Now that you're living in a rural area, you're heating with liquid propane for the first time. You weren't able to sign a contract with a supplier for one reason or another; perhaps your credit rating is problematic at the moment, or maybe you didn't have enough money to pay for a complete fill of the tank to start the contract.
You must keep a close eye on the tank gauge to make sure the needle doesn't drop too low. Completely depleting the fuel can cause significant and costly problems:
The 5 Percent Rule
Your tank gauge shows numbers from 5 to 95 percent. The level below 5 percent is considered a danger zone. This area is blacked out so you can't determine any percentage below that. This makes it clear that you must call for at least a minimum propane fill when the gauge reaches this point because you're at serious risk of running out. The minimum fill is the smallest number of gallons a supplier is willing to deliver.
In addition, pressure problems can develop when the percentage drops this low, which means your furnace might not function properly.
If your tank actually runs out of fuel, you'll have to pay extra charges to get your furnace and other gas appliances running again.
The pilot lights go out when the tank runs out of fuel. The propane technician is required to perform a leak check before relighting them. If the furnace doesn't work after this work is done, the technician may need to inspect and bleed air from the propane line to the furnace.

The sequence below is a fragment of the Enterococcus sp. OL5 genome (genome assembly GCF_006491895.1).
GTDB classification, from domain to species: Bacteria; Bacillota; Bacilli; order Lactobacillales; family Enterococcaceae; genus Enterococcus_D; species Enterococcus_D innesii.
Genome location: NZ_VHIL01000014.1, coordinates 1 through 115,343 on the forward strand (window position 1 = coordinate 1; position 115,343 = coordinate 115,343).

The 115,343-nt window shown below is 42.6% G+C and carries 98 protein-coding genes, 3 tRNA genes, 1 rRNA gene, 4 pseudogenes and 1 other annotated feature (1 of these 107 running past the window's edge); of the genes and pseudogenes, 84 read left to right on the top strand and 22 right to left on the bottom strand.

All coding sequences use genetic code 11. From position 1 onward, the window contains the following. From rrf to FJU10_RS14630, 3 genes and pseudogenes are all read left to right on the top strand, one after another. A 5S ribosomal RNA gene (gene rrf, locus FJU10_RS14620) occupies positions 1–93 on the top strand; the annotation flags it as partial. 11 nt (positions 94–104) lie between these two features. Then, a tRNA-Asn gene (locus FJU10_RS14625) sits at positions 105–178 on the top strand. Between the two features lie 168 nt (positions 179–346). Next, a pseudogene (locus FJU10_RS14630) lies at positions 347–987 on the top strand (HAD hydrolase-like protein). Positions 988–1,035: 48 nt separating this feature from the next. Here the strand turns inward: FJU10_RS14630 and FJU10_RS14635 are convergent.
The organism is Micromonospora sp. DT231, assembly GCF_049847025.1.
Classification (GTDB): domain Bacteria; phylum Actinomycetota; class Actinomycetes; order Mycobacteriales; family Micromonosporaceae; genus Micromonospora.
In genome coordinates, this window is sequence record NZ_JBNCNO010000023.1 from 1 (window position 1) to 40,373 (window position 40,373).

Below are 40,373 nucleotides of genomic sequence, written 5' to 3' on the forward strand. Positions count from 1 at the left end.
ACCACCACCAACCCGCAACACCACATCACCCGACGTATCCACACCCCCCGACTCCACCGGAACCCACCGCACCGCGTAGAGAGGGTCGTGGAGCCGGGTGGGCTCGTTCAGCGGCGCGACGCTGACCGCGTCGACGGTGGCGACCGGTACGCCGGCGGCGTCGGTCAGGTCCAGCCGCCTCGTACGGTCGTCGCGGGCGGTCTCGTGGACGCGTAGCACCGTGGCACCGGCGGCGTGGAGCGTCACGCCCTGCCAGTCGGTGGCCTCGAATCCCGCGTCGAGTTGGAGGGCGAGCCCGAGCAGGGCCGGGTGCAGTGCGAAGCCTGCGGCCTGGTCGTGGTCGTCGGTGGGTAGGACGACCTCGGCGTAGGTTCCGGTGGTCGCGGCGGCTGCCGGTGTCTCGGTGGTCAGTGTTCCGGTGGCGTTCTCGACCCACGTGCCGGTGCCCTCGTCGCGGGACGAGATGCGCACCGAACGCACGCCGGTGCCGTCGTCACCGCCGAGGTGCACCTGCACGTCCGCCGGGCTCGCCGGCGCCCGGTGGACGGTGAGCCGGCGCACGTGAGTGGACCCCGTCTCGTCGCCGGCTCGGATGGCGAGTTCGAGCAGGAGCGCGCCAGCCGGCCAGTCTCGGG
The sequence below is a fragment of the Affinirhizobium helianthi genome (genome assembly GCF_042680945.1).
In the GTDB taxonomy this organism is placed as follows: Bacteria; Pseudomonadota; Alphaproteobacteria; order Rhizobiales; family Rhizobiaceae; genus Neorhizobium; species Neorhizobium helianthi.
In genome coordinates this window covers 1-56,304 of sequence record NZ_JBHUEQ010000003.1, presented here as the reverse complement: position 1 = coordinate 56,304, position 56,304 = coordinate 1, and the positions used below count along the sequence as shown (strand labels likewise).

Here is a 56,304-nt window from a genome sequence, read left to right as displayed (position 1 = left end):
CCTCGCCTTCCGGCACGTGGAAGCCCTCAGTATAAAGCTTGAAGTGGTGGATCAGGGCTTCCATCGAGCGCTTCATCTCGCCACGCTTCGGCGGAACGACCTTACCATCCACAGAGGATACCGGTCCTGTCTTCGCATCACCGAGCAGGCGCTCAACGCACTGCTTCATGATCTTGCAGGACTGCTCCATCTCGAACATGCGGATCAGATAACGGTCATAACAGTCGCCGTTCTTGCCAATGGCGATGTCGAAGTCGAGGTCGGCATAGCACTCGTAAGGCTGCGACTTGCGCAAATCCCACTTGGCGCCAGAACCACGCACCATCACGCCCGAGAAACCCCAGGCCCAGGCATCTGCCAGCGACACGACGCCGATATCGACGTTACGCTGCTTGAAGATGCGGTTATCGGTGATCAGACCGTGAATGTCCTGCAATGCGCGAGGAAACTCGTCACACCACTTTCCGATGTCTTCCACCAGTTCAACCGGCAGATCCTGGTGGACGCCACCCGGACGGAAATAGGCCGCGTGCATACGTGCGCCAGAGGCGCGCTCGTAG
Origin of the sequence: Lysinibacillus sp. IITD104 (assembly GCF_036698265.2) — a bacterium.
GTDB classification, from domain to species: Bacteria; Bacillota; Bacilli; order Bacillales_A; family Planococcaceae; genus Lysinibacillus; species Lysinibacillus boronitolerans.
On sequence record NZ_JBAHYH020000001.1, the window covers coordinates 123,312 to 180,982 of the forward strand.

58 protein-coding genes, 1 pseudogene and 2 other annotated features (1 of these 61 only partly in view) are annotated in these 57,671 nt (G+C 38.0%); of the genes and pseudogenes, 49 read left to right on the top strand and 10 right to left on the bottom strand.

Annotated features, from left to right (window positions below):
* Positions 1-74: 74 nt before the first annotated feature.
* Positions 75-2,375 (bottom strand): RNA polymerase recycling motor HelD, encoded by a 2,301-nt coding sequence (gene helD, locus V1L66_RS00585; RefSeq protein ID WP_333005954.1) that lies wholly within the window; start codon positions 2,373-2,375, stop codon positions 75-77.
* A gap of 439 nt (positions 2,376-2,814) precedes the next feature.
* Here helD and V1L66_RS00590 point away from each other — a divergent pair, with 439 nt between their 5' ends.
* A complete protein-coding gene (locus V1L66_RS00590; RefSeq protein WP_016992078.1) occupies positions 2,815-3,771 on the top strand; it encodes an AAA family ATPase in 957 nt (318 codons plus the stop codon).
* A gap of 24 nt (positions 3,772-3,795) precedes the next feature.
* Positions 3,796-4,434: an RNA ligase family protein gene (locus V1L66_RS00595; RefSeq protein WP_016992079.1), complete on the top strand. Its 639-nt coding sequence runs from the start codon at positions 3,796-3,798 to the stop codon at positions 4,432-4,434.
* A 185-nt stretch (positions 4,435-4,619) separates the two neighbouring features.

Also, if you run out of propane and it's an emergency -- meaning you need to have the tank filled quickly for heating purposes -- the supplier will charge you a special trip fee.
Your minimum fill now has become substantially more costly than it would have been otherwise.
Especially if you live in a region where severe weather occurs, it's best to never let the gauge get below 20 percent. Keeping your home comfortable during bitterly cold weather can quickly run that percentage down. A blizzard or an ice storm can prevent a propane supplier from reaching your home in time to stop the tank from running out if the fuel level is very low.
In addition, propane companies may temporarily run out of fuel to deliver if a regional or nationwide shortage develops. Also, during a propane shortage, prices can skyrocket. If you never let the gauge get too low, you won't be stuck paying record-high prices.
The Best Option
For your peace of mind, check your tank gauge regularly and call your propane supplier before the needle drops to 10 percent. Don't take chances and risk having to pay much higher costs for your propane service. To learn more, contact a company like Anderson's Propane with any questions or concerns you have.